- An eighth note is a closed notehead with a stem and a tail. It covers one eighth of a four beat measure
- A sixteenth note is closed notehead with a stem and a double tail. It covers one sixteenth of a four beat measure.
d) Time Signatures
When learning how to reading music, you’ll need to know its meter to play it. This is the beat you use when you are dancing, clapping, or tapping your foot along to it. The meter is presented in a fraction and is known as the time signature.
e) Ledger Lines
A ledger line goes above or below the staff. Bar lines on the otherhand are used to connect both staves in piano music.
2. Label the white spaces with FACE and EGBDF for the treble clef
Piano music usually has 2 staves. As a beginner, if you want to learn how to read sheet music, you should start looking at the treble clef first. This is the staff that shows you which notes to play with your right hand. The first thing you should do is familiarize yourself with the letter names of lines and spaces. On your sheet paper, label the white spaces with FACE starting with the first space at the bottom of the page going up, then the lines EGBDF starting at the bottom line going up to the top line. There are little ways to help you remember the names of the lines and spaces. For example, for EGBDF – Every Good Boy Deserves Fudge. The more you memorize it, the more you’ll remember.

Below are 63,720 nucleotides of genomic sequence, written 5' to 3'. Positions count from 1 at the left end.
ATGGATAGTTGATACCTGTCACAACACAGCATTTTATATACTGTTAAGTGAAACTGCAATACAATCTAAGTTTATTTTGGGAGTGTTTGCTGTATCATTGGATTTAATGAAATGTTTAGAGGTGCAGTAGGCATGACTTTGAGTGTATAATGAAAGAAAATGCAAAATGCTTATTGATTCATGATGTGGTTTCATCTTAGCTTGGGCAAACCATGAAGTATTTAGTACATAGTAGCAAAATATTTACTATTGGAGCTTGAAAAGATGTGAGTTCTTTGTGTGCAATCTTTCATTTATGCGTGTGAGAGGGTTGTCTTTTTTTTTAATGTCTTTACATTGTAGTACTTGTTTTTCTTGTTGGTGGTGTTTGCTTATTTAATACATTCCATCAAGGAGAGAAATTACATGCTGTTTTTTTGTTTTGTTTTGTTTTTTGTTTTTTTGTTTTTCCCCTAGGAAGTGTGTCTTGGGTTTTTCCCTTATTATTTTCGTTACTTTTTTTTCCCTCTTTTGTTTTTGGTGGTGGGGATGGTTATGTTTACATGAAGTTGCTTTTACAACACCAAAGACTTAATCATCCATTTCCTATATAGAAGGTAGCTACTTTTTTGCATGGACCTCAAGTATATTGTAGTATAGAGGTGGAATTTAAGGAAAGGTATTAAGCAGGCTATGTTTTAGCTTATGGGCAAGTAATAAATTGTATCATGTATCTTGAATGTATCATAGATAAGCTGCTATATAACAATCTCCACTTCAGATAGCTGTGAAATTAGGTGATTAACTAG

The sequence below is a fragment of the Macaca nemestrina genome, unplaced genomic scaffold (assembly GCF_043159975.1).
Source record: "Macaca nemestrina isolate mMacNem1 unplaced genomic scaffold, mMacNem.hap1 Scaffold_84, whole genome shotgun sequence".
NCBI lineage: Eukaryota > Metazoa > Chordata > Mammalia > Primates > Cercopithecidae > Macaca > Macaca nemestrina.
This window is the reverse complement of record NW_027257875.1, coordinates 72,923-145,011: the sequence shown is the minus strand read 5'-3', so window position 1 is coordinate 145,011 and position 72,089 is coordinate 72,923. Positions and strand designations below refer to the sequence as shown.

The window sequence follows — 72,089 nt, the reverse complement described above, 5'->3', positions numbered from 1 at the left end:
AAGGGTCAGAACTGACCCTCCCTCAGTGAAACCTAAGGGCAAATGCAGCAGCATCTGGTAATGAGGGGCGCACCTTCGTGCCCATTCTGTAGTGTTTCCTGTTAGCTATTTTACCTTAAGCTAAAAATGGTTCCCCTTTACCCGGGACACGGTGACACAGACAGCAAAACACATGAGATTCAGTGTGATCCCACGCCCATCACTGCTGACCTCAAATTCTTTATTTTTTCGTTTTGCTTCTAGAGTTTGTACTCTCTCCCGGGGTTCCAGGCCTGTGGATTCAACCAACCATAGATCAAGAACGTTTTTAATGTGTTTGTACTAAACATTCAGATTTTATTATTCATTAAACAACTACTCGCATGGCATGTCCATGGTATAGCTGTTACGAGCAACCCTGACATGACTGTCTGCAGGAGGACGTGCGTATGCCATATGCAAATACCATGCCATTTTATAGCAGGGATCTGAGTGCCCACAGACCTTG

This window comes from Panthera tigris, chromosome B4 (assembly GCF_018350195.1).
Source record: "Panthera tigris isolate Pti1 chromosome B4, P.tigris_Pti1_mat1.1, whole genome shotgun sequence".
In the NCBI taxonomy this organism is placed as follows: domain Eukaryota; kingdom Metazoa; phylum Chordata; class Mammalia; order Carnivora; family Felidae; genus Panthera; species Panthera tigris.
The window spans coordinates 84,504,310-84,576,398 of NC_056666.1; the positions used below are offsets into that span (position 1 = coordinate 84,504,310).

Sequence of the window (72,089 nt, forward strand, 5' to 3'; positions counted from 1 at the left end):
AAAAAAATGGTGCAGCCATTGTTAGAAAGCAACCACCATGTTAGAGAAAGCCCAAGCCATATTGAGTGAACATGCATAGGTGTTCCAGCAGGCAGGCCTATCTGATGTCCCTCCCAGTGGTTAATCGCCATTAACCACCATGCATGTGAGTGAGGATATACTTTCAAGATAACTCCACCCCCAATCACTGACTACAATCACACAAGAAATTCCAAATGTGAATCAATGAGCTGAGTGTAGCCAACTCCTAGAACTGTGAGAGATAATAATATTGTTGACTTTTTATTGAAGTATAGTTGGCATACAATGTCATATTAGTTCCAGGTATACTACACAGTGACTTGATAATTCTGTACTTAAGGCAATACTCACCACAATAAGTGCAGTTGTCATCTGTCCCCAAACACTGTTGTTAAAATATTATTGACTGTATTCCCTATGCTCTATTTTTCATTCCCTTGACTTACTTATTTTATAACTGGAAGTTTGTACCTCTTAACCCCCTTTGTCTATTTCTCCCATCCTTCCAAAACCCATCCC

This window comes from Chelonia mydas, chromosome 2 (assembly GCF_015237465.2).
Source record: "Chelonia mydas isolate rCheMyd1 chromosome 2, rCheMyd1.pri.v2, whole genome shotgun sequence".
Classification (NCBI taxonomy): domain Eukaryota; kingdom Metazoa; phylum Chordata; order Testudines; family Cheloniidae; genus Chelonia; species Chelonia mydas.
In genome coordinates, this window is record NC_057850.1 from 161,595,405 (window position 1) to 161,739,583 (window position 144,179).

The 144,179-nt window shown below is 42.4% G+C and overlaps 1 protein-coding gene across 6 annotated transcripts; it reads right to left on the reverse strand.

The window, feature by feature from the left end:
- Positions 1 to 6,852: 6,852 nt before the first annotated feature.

3. Write the names of note letters
The next step is to write down the letter names underneath the music notes. This is to help you recall and practice music notes that you’re having a hard time remembering. However, it's not a great habit to keep as you should be able to know the music notes by heart in the long run. As a beginner, keep in mind that you’re only focusing on the white notes on a piano at the moment. As you keep advancing, you’ll move on to the black keys where the sharps and flats are.
4. Memorize the note names and letters
Once you’ve memorized all the letter names on the lines and spaces for your right hand, you can now proceed to reading piano notes on the bass clef. These are the notes on the lines and spaces that will be played with your left hand.
5. Name your spaces ACEGB and GBDFA
At this point, you should begin practicing how to draw the bass clef. The bass clef starts on the F line. With the spaces at the bottom of the page, name your spaces ACEGB. Using the same strategy as Step 2, you can find a simple way to remember the letters. For example, All Cows Eat Grass. The next thing is to name your lines starting at the bottom of the page GBDFA. It’s important to remember and memorize these notations.